Can HOA collect future dues from members who have resigned?

Some members have elected to resign from the association pursuant to a clause in the by-laws which provides for such. The HOA attorney has advised the members that they may resign, but will still be obligated to pay all future dues, fees, fines and assessments. Obligation for any accrued or arrears is understandable. Monetary obligation to an organization one no longer belongs to is not understandable.

Asked on March 25, 2011 under Real Estate Law, Georgia

Answers:

M.T.G., Member, New York Bar / FreeAdvice Contributing Attorney

Answered 9 years ago | Contributor

Your Home Owners Association rules are a binding agreement amongst you so you need to read them and see what they say in order to answer this question.  Logically if there is an opt out agreement permitted with the members then it should follow that the requirement to pay dues, fees, etc., should stop. But logic does not always follow the words "home owners association" as far as I can tell. You need to get a lawyer of your own.  Chip in with the other people who want to drop out and take your documents to an attorney to review on your behalf.  Then you can make a decision after you are properly advised.  Good luck.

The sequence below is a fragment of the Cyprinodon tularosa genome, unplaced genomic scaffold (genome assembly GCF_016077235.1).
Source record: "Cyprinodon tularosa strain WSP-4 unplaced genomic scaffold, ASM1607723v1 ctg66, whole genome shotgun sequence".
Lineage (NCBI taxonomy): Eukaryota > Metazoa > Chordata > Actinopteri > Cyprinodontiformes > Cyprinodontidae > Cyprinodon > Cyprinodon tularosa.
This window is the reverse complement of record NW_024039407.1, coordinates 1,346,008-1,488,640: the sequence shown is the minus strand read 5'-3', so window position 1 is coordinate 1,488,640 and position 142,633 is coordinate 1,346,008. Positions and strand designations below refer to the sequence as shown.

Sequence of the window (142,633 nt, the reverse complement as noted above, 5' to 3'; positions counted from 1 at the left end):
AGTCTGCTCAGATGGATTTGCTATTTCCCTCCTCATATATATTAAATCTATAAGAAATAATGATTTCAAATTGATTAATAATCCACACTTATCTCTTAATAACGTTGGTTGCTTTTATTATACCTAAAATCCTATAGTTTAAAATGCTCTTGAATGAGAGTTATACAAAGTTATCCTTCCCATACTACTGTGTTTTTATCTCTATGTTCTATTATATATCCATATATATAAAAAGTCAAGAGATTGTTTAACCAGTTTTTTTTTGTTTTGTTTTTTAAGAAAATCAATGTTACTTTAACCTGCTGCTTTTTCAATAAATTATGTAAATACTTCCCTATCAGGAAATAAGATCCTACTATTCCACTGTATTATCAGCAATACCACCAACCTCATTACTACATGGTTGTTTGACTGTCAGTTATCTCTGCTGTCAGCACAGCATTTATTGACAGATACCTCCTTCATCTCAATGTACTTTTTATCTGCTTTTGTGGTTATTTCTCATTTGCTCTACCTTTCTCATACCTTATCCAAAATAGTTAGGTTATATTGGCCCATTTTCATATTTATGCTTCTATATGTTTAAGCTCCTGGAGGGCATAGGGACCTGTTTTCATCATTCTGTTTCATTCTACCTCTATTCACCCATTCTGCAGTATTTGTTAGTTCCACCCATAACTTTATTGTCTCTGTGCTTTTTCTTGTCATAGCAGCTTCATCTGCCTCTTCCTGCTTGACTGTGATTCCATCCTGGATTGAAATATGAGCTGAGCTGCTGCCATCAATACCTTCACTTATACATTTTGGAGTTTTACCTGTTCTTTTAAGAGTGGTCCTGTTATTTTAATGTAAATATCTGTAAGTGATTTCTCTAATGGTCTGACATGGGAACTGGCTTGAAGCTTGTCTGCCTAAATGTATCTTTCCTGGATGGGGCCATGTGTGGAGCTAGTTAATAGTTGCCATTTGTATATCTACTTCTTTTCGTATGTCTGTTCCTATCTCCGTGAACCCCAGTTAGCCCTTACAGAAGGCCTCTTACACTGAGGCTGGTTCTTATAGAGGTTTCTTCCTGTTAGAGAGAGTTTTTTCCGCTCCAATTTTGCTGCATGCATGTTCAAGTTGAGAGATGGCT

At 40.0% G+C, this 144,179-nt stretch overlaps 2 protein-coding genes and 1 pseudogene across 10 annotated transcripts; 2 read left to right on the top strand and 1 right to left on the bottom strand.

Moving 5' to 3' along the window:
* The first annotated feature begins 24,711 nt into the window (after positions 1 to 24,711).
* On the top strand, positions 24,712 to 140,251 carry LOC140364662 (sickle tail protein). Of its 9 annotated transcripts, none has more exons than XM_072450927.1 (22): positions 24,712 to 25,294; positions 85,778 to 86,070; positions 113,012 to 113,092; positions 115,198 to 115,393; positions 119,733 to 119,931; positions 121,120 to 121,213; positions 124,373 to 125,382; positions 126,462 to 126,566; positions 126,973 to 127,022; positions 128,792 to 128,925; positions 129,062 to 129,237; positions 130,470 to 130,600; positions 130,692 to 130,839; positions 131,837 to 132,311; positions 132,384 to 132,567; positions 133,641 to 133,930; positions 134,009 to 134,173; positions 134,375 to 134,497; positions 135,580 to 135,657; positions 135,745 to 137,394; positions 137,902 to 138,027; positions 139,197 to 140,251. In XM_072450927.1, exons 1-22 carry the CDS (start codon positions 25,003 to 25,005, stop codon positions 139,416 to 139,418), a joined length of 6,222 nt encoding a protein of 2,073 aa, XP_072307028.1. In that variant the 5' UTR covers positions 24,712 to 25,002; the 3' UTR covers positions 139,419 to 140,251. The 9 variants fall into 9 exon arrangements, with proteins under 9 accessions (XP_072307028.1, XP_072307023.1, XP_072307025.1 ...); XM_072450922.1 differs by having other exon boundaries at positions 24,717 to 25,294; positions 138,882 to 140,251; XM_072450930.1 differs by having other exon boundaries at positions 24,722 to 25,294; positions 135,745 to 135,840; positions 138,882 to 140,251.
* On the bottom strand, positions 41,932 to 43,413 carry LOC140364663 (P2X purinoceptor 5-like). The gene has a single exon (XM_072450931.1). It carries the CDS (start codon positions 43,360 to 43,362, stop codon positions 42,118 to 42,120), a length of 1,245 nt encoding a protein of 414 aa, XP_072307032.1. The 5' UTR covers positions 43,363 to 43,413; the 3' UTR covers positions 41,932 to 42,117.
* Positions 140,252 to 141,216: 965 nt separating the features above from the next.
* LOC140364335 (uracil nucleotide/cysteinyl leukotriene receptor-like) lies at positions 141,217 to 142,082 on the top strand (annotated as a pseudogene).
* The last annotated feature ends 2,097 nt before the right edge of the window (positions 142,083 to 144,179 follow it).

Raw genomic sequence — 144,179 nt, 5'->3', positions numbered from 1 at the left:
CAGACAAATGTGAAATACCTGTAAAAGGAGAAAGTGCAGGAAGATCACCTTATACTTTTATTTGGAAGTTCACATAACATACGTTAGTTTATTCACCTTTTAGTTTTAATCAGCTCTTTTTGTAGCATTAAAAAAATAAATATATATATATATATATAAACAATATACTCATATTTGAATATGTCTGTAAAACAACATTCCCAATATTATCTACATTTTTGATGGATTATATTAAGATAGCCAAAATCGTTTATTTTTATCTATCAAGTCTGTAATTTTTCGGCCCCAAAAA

IMPORTANT NOTICE: The Answer(s) provided above are for general information only. The attorney providing the answer was not serving as the attorney for the person submitting the question or in any attorney-client relationship with such person. Laws may vary from state to state, and sometimes change. Tiny variations in the facts, or a fact not set forth in a question, often can change a legal outcome or an attorney's conclusion. Although AttorneyPages.com has verified the attorney was admitted to practice law in at least one jurisdiction, he or she may not be authorized to practice law in the jurisdiction referred to in the question, nor is he or she necessarily experienced in the area of the law involved. Unlike the information in the Answer(s) above, upon which you should NOT rely, for personal advice you can rely upon we suggest you retain an attorney to represent you.